So, IBar isn't actually pointing to the object. How does "this" work... is it corrupt when we call it from the offsetted pointer?

class CImpl : public IFoo, public IBar
    void Foo() { printf("Foo this: %p\n", this); }
    void Bar() { printf{"Bar this: %p\n", this); }

int _tmain(int argc, _TCHAR* argv[])
    CImpl *pImpl = new CImpl;
    IFoo *pFoo = pImpl;
    IBar *pBar = pImpl;
    printf("Ptrs: pImpl = %p, pFoo = %p, pBar = %p", pImpl, pFoo, pBar);
    pFoo->Foo(); pBar->Bar();
    pImpl->Foo(); pImpl->Bar();

Ptrs: pImpl = 000C6F98, pFoo = 000C6F98, pBar = 000C6F9C 
Foo This: 000C6F98     Bar This: 000C6F98
Foo This: 000C6F98     Bar This: 000C6F98 

Huh. They're both the same, and match pImpl. How did that happen? We just showed that the pointers are different! To answer this, I looked to the assembly. On x86, classes use the "thiscall" convention, which puts the "this" pointer in ECX. Lets see what happens.

When calling via the patched pBar pointer, we set this = pBar. This implies that CImpl::Bar implementation must internally patch the pointer back from IBar to CImpl. But, that wouldn't work when calling from CImpl directly. The compiler, knowing that CImpl::Bar() is meant to look like IBar::Bar(), actually sets this = pImpl + 4.

Oh, you're clever, VC++.

3. What about the same method defined in multiple interfaces?

A fun thing you can do with interfaces, is that different interfaces can define the same method. Since it's just a name (well, a signature), an implementer providing a suitable method can simultaneously satisfy both interfaces.

class IFoo {
    virtual void Foo() = 0;

    virtual void Omg() = 0;

class IBar {
    virtual void Bar() = 0;

    virtual void Omg() = 0;

class CImpl : public IFoo, public IBar
    void Foo() { printf("Foo"); }
    void Bar() { printf{"Bar"); }
    void Omg() { printf{"Omg"); }

But how would this work? After all, we just discovered that CImpl::Bar() expects "this" to look like IBar. What does CImpl::Omg() make "this" look like - IFoo or IBar? It can't be both - they point to different locations. But, looking at the vtable in the debugger quickly shows the trick.

Aha, VC++ is more clever than I give them credit for. pFoo directs Omg() straight to CImpl::Omg(), while pBar directs Omg() to Omg`adjustor{4}'. I'd bet the intent of this function is to adjust the "this" pointer to match IFoo - then CImpl::Omg() can assume all callers are referencing it as IFoo::Omg(), and "this" is interpreted appropriately.


You can use "interface-like" classes in C++ just like you would in C# or Java, including multiple inheritance, and the compiler will magically take care of making it work. It accomplishes this through manipulation of your interface pointers and your "this" pointers when using the objects, and through thunk methods where there is ambiguity.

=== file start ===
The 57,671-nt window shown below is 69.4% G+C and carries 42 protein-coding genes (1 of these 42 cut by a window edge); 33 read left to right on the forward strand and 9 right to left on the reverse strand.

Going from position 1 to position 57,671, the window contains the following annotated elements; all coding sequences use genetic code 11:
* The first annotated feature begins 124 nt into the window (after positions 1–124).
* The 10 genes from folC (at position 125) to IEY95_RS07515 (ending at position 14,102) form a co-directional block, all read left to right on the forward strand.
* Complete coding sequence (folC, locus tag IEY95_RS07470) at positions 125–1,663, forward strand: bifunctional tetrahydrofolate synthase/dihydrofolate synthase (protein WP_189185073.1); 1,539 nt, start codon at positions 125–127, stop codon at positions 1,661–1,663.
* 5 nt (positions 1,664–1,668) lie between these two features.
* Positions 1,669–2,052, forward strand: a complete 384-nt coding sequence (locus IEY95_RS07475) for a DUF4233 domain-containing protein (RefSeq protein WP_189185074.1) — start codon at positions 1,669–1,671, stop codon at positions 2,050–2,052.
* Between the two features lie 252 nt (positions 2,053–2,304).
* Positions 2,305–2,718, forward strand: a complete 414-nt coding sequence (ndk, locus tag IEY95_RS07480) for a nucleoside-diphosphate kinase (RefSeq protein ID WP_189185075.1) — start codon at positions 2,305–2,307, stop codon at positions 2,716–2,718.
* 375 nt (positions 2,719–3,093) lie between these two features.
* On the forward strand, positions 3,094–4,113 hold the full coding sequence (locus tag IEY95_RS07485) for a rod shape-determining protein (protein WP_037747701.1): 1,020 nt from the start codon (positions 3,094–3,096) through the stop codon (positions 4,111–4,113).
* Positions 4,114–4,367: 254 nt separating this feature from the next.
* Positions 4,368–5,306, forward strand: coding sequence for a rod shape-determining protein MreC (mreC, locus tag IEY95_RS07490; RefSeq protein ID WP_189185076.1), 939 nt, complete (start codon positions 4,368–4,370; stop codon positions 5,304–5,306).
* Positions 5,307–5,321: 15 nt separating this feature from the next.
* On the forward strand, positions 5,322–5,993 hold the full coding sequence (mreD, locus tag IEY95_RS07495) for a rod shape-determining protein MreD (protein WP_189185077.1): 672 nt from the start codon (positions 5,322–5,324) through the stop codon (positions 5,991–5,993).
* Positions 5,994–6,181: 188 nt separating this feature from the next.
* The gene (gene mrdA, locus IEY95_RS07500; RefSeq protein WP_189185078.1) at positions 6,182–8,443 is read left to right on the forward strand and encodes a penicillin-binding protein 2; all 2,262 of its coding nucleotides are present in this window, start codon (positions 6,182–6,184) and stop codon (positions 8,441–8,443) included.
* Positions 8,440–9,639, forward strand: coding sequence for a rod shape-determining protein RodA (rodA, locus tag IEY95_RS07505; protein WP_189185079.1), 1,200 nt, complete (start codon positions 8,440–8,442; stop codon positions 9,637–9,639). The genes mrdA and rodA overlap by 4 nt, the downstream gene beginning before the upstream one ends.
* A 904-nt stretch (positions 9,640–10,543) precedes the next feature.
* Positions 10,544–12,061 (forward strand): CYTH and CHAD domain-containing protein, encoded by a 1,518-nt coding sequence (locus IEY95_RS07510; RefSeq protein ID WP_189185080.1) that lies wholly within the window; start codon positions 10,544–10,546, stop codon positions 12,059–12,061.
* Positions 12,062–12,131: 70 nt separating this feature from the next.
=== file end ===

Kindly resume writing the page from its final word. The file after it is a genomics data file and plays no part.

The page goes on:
Trust your compiler. Program with interfaces. Win!

Sunday, March 04, 2012

Hawaii Vacation–by Microsoft Flight

Amber and I will be taking a vacation soon to Hawaii, specifically “Hilton Hawaiian Village Waikiki Beach Resort”. A last chance to relax before Elora’s arrival.

But I couldn’t wait… I decided to go right now, with the new Microsoft Flight, specifically the Hawaiian Adventure Pack to get access to the high-res terrain for Oahu.

According to the Internet:

(credit: http://www.smarthawaiitour.com/)


According to Microsoft Flight:


Flying Icon A5, chase view, from the West


Apparently the lagoon is NOT long enough for a water landing in the Icon A5.



The underside did not enjoy the beach landing.

Wednesday, February 15, 2012

Lendio.com = Fail

They purport to "make small business loans simple." But their actual functionality consists solely providing an embarrassingly small list of vendors, with almost no relevant information, and largely ignoring most of the requirements they had collected in a drawn-out interview process.

... and then selling the detailed information to five times as many random small financial institutions, who then proceeded to cold-call me all week.

I think my favorite was the one who insisted that if I didn't want information from his institution that I must have been a victim of identity fraud, then hung up. Then emailed me, which SPF failed. Quality partner right there.

So, don't give Lendio any of your information, because it won't be yours for long.

Sunday, January 29, 2012

Dear Facebook Application Authors…

If your app says it needs my email address to function, I’m going to block it.

Seriously. What could your *Ville-of-the-week1 possibly need my email address for? I’ll click through just about anything, but when broken down to a two-line prompt with a picture that essentially says “The author of this app is going to spam the crap out of you”, what do you really expect me to say?

[1. Zynga is just one of many offenders. Did I call them out specifically due to recent shadiness? Maybe…]

Saturday, January 07, 2012

Assassin’s Creed: Revelations

Dear Ubisoft,

Please note the following list of completely redundant, unnecessary, and annoying features in your recent Assassin’s Creed titles.

  • City renovations.
  • Buying artwork / books / outfits.
  • Den defense.
  • 2D puzzles.
  • 3D puzzles.
  • Uplay.
  • Crafting.
  • Unskippable cutscenes.
  • Continent-conquering menu system.
  • Insta-win buttons.
  • Reusing world models.
  • Precursor civilizations.

I encourage you to consider redistributing the resources from the above areas into the following gameplay elements.

  • Moar assassinating.
  • A difficulty curve.

  - Lownewulf

PS. Fix your clipping. Or at least reset me to checkpoint when I fall through the world.